BETHESDA, MD 23 Mar 2016—
FDA and Eli
Lilly & Co. on March 22
announced the approval of ixekizumab injection for the treatment of
moderate-to-severe plaque psoriasis in adults who are candidates for systemic
therapy or phototherapy.
Eli Lilly and
Co. will market the biologic, an interleukin-17A antagonist, as Taltz. The
company expects the product to be available during the second quarter of this
Labeling (PDF) for ixekizumab recommends initiating
therapy with a 160-mg dose, administered as two 80-mg subcutaneous injections,
during week 0. Patients should then receive an 80-mg dose during weeks 2, 4, 6,
8, 10, and 12 of therapy, followed by 80 mg every four weeks.
treatment may increase the risk of tuberculosis (TB) and other infections. These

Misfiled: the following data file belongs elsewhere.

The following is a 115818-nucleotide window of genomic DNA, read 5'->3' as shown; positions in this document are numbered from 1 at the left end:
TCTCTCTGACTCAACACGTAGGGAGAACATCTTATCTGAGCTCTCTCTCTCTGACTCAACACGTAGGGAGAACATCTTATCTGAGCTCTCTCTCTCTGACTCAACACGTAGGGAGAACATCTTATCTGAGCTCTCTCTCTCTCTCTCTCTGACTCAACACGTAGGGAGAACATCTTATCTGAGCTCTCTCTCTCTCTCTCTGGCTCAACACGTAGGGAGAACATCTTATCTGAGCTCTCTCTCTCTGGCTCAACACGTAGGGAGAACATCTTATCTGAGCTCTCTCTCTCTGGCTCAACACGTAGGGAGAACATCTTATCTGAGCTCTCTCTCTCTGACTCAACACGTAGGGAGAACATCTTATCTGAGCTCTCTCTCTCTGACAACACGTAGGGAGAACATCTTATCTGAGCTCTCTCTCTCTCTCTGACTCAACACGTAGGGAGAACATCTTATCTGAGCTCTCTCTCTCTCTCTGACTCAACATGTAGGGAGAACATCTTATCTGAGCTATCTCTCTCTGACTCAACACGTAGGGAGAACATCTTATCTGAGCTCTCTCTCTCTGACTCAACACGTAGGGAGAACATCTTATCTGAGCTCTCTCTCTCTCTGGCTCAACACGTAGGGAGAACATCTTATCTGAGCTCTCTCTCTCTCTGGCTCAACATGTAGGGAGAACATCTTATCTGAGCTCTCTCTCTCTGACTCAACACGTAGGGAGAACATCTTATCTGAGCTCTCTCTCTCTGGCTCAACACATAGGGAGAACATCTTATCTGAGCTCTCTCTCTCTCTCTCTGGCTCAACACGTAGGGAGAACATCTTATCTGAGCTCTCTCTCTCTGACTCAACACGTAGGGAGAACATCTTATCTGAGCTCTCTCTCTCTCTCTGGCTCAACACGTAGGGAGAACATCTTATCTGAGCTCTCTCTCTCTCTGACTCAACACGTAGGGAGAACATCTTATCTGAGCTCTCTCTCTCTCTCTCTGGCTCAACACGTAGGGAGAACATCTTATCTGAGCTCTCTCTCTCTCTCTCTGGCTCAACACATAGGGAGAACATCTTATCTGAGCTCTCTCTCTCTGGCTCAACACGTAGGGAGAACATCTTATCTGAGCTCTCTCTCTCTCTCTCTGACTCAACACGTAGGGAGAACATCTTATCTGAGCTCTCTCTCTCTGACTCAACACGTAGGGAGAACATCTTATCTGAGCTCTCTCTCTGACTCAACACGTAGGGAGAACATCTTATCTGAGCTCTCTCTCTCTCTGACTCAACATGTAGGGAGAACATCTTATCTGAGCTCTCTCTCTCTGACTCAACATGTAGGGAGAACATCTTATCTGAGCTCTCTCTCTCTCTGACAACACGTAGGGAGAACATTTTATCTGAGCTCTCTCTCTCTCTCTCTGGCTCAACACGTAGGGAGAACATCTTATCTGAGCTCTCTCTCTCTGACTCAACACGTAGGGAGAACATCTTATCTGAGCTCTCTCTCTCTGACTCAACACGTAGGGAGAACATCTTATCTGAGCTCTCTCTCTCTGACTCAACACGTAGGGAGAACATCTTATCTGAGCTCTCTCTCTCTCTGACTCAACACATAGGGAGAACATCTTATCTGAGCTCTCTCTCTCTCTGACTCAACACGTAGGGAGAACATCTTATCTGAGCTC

risks are emphasized in the FDA-required
Guide (PDF) for patients.
According to the
Medication Guide and the labeling, patients should be evaluated for TB
infection before ixekizumab treatment is initiated, and they should be
monitored for signs and symptoms of TB during and after treatment with ixekizumab.
should not be administered to patients with active TB infection. Patients with
latent TB infection should be treated for that condition before starting
treatment with ixekizumab.
also recommends that healthcare providers consider administering all
age-appropriate vaccinations for a patient before initiating ixekizumab
frequently reported adverse events associated with ixekizumab therapy in
clinical studies were injection-site reactions, upper respiratory tract
infection, nausea, and ringworm.
events reported in clinical trials included urticaria, angioedema, and other
hypersensitivity reactions and new-onset or worsening inflammatory bowel
disorders. The labeling states that ixekizumab therapy should be immediately
discontinued if a serious hypersensitivity reaction occurs during treatment.
be supplied in 80-mg single-dose autoinjectors or prefilled syringes in cartons
of one, two, or three devices each that should be refrigerated at 2–8 °C
and protected from light until use.